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About Raw Milk

Sour raw milk is quite unlike pasteurized milk that has gone past its “use by” date. Pasteurized milk goes putrid and must be thrown out at that point, but raw milk is still a highly useful item in the kitchen.

The difference is that pasteurized milk is a dead food – there are no enzymes or probiotics present. So, when store milk goes bad, it becomes a huge food borne illness risk to consume it and it must be discarded.

Raw milk, on the other hand, is loaded with enzymes and probiotics. When raw milk starts to sour, it simply means that beneficial bacteria called probiotics have started to use up the lactose (milk sugar) which causes the milk to no longer taste as sweet.

Raw milk that tastes sour is still very much safe to drink and is even more beneficial to health as the higher level of probiotics have initiated the fermentation or clabbering of the milk.

Below you will find some useful recipes for that raw milk so, whatever you do, don’t throw it out! There is no need for even a drop of your nutrient dense, dairy to go to waste!


Hardler Farm Milk

Gallons $5.75

1/2 Gallons $3.50

Raw Milk Recipes



Egg Custard Pudding


6 farm fresh eggs

3 cups raw milk

1/2 cup local maple syrup

1 tsp vanilla extract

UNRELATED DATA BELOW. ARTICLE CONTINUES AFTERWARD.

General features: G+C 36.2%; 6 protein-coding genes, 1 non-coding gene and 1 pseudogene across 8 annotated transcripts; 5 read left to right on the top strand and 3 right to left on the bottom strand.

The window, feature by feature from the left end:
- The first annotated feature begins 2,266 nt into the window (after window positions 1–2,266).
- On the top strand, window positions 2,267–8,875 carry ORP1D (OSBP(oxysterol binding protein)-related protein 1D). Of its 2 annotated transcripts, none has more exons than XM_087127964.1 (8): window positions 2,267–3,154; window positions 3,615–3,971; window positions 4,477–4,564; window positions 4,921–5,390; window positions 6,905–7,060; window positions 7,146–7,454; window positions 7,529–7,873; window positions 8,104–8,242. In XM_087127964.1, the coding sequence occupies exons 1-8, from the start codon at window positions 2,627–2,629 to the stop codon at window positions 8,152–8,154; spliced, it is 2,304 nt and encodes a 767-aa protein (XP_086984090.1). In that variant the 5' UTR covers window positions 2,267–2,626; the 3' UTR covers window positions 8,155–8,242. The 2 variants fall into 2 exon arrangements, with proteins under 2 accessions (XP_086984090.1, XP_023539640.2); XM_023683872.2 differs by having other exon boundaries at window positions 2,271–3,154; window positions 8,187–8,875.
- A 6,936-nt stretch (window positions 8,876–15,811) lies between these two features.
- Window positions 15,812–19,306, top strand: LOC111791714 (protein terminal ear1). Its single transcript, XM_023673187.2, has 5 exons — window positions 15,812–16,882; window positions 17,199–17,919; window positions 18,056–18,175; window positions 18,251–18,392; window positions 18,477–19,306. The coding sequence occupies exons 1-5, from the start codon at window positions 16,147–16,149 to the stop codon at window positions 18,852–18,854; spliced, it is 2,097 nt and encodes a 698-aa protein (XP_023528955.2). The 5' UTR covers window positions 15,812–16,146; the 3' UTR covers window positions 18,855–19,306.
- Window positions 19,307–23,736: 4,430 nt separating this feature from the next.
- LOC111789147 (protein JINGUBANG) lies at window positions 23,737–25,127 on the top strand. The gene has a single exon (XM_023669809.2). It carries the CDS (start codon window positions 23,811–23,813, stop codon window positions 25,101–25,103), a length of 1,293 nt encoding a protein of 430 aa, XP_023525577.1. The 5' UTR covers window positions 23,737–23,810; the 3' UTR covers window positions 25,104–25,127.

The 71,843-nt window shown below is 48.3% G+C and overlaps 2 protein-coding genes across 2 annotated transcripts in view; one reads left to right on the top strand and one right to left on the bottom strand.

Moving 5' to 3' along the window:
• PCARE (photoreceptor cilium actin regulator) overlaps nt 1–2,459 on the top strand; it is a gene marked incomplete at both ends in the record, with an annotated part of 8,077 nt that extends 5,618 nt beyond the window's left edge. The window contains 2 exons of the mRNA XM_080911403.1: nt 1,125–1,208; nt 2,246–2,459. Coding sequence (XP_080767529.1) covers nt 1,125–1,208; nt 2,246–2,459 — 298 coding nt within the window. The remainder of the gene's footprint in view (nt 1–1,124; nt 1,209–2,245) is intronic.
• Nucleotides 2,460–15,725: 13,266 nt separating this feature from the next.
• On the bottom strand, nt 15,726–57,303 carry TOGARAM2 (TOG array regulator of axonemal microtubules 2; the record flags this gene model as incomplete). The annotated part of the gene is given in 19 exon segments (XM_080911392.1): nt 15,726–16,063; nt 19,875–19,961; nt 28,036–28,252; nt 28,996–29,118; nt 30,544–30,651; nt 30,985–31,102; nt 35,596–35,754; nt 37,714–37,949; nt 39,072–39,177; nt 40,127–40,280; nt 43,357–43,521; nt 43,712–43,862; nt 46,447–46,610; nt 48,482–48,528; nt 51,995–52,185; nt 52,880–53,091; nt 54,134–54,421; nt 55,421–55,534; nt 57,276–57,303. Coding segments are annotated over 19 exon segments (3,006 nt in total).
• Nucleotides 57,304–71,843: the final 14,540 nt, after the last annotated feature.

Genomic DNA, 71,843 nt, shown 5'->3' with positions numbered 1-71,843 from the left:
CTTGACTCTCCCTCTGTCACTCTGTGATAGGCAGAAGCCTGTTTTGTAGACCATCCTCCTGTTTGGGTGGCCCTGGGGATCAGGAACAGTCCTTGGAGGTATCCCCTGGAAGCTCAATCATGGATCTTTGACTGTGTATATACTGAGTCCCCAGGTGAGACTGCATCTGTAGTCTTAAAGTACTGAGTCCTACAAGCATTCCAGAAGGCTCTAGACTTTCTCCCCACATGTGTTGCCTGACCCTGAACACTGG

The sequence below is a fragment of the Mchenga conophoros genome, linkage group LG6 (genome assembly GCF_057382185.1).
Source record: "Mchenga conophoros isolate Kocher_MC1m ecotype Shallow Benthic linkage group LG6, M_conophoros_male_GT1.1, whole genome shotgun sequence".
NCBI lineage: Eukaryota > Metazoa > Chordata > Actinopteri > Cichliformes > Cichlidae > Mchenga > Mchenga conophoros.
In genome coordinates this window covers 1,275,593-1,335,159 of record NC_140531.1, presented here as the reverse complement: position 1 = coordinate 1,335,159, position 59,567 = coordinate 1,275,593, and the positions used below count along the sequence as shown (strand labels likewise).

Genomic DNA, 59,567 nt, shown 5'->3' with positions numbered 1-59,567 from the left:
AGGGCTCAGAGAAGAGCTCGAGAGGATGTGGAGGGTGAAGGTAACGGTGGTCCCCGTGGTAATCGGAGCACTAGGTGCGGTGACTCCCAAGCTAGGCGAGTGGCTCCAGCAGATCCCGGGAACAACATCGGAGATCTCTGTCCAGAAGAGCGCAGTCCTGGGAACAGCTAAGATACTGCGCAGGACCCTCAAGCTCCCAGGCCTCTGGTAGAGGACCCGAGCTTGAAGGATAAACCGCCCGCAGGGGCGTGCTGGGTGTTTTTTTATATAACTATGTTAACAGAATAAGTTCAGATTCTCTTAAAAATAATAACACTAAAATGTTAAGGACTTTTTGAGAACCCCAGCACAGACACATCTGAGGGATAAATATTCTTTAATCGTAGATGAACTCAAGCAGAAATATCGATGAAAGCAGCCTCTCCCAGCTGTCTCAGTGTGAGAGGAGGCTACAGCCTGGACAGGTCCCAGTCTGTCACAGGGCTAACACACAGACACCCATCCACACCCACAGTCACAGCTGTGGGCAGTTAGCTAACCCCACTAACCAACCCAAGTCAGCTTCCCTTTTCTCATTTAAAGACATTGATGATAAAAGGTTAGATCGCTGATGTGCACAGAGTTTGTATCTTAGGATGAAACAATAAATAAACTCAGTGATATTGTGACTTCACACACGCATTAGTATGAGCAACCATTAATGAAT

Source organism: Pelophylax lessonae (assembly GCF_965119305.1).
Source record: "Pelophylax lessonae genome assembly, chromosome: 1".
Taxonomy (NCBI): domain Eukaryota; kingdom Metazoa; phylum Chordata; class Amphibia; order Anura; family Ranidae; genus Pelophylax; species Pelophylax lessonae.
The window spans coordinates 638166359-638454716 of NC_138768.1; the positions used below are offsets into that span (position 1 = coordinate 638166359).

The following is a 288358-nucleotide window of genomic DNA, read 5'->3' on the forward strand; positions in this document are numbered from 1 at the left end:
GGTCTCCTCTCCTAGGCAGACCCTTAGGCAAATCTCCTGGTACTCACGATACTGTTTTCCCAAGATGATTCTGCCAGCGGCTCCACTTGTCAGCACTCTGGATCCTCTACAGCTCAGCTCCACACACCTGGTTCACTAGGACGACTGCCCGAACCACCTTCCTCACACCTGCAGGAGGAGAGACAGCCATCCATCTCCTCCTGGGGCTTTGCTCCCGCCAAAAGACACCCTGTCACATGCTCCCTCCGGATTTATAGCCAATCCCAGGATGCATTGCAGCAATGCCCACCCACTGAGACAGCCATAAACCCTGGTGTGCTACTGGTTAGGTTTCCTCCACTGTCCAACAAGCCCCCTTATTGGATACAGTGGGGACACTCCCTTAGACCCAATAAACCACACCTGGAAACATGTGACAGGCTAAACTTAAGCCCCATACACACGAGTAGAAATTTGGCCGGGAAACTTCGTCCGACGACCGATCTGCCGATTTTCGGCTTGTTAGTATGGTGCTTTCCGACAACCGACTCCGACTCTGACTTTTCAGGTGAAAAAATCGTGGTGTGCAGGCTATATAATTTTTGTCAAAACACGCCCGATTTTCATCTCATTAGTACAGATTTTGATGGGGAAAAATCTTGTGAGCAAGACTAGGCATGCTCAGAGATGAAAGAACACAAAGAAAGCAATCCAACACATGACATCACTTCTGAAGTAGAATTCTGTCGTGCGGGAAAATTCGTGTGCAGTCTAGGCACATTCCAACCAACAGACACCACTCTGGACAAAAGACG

1/4 tsp sea salt

ground nutmeg (optional)


Crack eggs into a medium sized glass bowl and whip. Add salt and vanilla and mix well. Blend in maple syrup and milk with a whisk.

Bake in the same bowl at 400F for 45-50 minutes or until bubbly on top and a knife inserted at the center of the bowl comes out clean. Delicious served warm or cold with a bit if nutmeg sprinkled on top!


Raw Milk Smoothie (you can use slightly soured milk for this)


1 pint raw kefir, raw yogurt, or clabbered Real milk
2 ripe bananas
Dash of raw honey
Dash of vanilla
1/4 cup creamy peanut butter


Blend together in a mixer or smoothie machine,.


Raw Milk Farm Cheese


1 gallon raw milk

1/2 c. white vinegar


Heat milk until it starts to boil (around 180 degrees). Turn heat off under milk and add your vinegar.

This should start to form soft curds. Run a slotted spoon through mixture until it is well separated. 

Line a colander with two layers of cheese cloth and drain the mixture. (you can save the whey to add to your home made bread for the liquid. At this point you want to salt the cheese and mix it through to add some flavor. If you add any herbs into the cheese this would be the time to do it also.

Take the four corners of the cheesecloth and make a knot. You can then hang it to drain or squeeze against the sink the cheesecloth and cheese to press all of the excess water out of it.

 If you drain the cheese by hanging it, you can use this cheese in recipes where ricotta cheese or cottage cheese are required.